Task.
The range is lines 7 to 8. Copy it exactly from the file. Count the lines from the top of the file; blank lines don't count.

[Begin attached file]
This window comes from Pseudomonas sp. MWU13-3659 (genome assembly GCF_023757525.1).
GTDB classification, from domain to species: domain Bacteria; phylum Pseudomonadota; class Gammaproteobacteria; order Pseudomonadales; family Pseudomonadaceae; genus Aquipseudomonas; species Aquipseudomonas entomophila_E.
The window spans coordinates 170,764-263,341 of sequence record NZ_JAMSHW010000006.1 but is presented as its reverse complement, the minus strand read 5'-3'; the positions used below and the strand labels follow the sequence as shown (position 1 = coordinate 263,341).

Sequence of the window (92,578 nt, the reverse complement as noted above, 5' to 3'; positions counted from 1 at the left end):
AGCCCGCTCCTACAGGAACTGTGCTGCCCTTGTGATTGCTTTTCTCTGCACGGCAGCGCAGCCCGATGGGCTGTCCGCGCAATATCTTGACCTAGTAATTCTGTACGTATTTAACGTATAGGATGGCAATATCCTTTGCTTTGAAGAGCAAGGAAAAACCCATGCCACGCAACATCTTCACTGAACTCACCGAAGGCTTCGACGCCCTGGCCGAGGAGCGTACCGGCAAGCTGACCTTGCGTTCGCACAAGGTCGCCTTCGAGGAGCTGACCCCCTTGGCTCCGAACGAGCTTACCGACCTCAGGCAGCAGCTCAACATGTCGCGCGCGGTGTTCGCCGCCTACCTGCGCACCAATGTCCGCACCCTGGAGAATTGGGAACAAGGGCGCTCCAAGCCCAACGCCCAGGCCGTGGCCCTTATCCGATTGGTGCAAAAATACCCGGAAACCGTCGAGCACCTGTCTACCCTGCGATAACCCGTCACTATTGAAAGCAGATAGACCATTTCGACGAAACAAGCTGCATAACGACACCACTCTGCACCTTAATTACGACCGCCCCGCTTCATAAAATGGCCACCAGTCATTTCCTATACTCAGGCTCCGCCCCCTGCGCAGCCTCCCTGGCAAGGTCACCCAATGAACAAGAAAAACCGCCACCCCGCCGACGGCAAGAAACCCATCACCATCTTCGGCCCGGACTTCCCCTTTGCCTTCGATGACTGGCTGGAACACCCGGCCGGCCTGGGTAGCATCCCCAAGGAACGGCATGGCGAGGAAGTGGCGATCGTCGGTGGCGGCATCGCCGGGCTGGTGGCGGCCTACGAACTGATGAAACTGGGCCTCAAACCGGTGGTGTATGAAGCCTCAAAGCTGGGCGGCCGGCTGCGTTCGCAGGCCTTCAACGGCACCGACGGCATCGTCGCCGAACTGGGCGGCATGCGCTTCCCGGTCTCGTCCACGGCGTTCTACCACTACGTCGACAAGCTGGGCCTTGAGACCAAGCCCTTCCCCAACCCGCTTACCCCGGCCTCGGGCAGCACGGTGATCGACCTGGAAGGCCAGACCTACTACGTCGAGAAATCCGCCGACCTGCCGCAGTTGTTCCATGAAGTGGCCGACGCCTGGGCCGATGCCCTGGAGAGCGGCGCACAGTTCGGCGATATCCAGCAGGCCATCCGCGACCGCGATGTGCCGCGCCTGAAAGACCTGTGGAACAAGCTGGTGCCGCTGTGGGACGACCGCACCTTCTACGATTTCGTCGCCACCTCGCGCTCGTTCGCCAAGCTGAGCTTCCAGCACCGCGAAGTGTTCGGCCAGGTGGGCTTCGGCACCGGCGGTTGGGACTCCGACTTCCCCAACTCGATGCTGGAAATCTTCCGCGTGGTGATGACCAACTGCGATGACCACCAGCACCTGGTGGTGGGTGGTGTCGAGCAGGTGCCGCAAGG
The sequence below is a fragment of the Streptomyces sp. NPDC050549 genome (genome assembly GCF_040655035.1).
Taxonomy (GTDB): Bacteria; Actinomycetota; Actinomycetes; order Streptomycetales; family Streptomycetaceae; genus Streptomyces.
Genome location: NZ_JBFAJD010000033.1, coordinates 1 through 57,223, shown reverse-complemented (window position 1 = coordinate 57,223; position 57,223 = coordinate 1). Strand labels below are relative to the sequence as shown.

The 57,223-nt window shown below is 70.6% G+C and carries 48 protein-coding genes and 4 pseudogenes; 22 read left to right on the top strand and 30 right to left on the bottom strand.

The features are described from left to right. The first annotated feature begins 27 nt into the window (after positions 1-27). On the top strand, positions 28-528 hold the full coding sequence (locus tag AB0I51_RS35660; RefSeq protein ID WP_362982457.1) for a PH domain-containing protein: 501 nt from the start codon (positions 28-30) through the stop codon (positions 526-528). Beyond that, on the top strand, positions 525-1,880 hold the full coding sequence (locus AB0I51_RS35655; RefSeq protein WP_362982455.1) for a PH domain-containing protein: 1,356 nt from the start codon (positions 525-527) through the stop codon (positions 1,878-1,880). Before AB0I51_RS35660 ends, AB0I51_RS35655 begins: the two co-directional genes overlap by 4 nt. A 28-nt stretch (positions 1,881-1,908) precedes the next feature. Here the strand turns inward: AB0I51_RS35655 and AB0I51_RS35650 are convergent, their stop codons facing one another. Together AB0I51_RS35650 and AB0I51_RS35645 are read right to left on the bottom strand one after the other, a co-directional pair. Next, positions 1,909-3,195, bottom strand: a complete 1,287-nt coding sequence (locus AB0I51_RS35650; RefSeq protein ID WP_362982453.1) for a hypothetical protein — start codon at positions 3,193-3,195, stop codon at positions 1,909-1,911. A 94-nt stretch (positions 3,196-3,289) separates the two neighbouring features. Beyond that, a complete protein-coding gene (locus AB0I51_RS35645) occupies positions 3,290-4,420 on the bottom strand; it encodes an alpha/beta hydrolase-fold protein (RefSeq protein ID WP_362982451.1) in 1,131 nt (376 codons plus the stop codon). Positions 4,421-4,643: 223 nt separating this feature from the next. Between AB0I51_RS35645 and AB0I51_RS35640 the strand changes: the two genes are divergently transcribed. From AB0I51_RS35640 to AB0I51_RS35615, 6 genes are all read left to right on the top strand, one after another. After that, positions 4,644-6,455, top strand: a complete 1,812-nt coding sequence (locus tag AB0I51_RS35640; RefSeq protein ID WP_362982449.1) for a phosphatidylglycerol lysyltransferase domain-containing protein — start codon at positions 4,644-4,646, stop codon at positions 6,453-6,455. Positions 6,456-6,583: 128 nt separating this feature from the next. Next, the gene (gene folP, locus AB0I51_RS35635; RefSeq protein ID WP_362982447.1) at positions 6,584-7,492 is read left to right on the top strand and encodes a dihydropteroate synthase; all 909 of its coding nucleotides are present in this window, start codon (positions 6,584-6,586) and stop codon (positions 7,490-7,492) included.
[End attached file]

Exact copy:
Taxonomy (GTDB): Bacteria; Actinomycetota; Actinomycetes; order Streptomycetales; family Streptomycetaceae; genus Streptomyces.
Genome location: NZ_JBFAJD010000033.1, coordinates 1 through 57,223, shown reverse-complemented (window position 1 = coordinate 57,223; position 57,223 = coordinate 1). Strand labels below are relative to the sequence as shown.